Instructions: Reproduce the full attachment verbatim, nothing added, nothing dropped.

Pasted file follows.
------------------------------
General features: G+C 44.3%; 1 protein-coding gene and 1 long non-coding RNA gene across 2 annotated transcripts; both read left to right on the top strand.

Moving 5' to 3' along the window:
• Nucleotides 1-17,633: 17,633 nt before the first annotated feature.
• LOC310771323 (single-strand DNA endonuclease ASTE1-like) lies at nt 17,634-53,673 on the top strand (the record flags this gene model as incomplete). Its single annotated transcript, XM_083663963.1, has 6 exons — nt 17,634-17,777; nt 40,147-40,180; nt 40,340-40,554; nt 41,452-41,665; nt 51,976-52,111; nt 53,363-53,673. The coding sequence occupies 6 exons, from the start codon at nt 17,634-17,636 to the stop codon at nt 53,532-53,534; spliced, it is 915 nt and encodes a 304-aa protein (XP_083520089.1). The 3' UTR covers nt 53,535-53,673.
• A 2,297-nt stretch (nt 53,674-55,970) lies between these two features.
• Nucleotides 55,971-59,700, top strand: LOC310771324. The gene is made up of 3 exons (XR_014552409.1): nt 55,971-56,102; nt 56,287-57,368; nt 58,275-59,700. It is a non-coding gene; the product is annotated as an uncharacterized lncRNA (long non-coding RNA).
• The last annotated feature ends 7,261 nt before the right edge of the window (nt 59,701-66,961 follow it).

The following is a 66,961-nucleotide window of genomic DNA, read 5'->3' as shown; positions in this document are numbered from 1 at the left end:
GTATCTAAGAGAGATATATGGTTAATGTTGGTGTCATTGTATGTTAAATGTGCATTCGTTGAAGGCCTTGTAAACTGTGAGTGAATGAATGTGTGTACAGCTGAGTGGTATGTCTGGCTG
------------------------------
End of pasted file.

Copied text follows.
General features: G+C 44.3%; 1 protein-coding gene and 1 long non-coding RNA gene across 2 annotated transcripts; both read left to right on the top strand.

Moving 5' to 3' along the window:
• Nucleotides 1-17,633: 17,633 nt before the first annotated feature.
• LOC310771323 (single-strand DNA endonuclease ASTE1-like) lies at nt 17,634-53,673 on the top strand (the record flags this gene model as incomplete). Its single annotated transcript, XM_083663963.1, has 6 exons — nt 17,634-17,777; nt 40,147-40,180; nt 40,340-40,554; nt 41,452-41,665; nt 51,976-52,111; nt 53,363-53,673. The coding sequence occupies 6 exons, from the start codon at nt 17,634-17,636 to the stop codon at nt 53,532-53,534; spliced, it is 915 nt and encodes a 304-aa protein (XP_083520089.1). The 3' UTR covers nt 53,535-53,673.
• A 2,297-nt stretch (nt 53,674-55,970) lies between these two features.
• Nucleotides 55,971-59,700, top strand: LOC310771324. The gene is made up of 3 exons (XR_014552409.1): nt 55,971-56,102; nt 56,287-57,368; nt 58,275-59,700. It is a non-coding gene; the product is annotated as an uncharacterized lncRNA (long non-coding RNA).
• The last annotated feature ends 7,261 nt before the right edge of the window (nt 59,701-66,961 follow it).

The following is a 66,961-nucleotide window of genomic DNA, read 5'->3' as shown; positions in this document are numbered from 1 at the left end:
GTATCTAAGAGAGATATATGGTTAATGTTGGTGTCATTGTATGTTAAATGTGCATTCGTTGAAGGCCTTGTAAACTGTGAGTGAATGAATGTGTGTACAGCTGAGTGGTATGTCTGGCTG